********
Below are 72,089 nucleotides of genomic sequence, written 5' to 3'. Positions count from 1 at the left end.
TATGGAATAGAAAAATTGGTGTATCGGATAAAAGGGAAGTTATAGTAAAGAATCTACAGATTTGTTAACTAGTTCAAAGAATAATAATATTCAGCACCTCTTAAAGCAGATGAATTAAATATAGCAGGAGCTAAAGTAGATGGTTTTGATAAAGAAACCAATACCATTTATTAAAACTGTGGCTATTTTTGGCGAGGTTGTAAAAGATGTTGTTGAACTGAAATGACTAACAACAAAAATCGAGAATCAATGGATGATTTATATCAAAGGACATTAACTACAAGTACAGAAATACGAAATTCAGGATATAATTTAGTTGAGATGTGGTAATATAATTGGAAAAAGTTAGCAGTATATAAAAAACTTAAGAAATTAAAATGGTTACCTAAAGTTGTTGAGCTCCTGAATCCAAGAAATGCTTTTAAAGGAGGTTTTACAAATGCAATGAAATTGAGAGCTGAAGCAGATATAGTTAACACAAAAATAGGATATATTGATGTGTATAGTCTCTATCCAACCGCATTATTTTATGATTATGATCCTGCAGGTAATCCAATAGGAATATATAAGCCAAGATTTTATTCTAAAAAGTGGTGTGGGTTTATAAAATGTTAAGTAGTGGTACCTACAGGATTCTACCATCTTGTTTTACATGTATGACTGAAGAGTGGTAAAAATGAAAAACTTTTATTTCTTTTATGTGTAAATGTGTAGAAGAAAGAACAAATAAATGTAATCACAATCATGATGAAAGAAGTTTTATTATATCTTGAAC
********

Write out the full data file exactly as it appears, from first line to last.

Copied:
Below are 72,089 nucleotides of genomic sequence, written 5' to 3'. Positions count from 1 at the left end.
TATGGAATAGAAAAATTGGTGTATCGGATAAAAGGGAAGTTATAGTAAAGAATCTACAGATTTGTTAACTAGTTCAAAGAATAATAATATTCAGCACCTCTTAAAGCAGATGAATTAAATATAGCAGGAGCTAAAGTAGATGGTTTTGATAAAGAAACCAATACCATTTATTAAAACTGTGGCTATTTTTGGCGAGGTTGTAAAAGATGTTGTTGAACTGAAATGACTAACAACAAAAATCGAGAATCAATGGATGATTTATATCAAAGGACATTAACTACAAGTACAGAAATACGAAATTCAGGATATAATTTAGTTGAGATGTGGTAATATAATTGGAAAAAGTTAGCAGTATATAAAAAACTTAAGAAATTAAAATGGTTACCTAAAGTTGTTGAGCTCCTGAATCCAAGAAATGCTTTTAAAGGAGGTTTTACAAATGCAATGAAATTGAGAGCTGAAGCAGATATAGTTAACACAAAAATAGGATATATTGATGTGTATAGTCTCTATCCAACCGCATTATTTTATGATTATGATCCTGCAGGTAATCCAATAGGAATATATAAGCCAAGATTTTATTCTAAAAAGTGGTGTGGGTTTATAAAATGTTAAGTAGTGGTACCTACAGGATTCTACCATCTTGTTTTACATGTATGACTGAAGAGTGGTAAAAATGAAAAACTTTTATTTCTTTTATGTGTAAATGTGTAGAAGAAAGAACAAATAAATGTAATCACAATCATGATGAAAGAAGTTTTATTATATCTTGAAC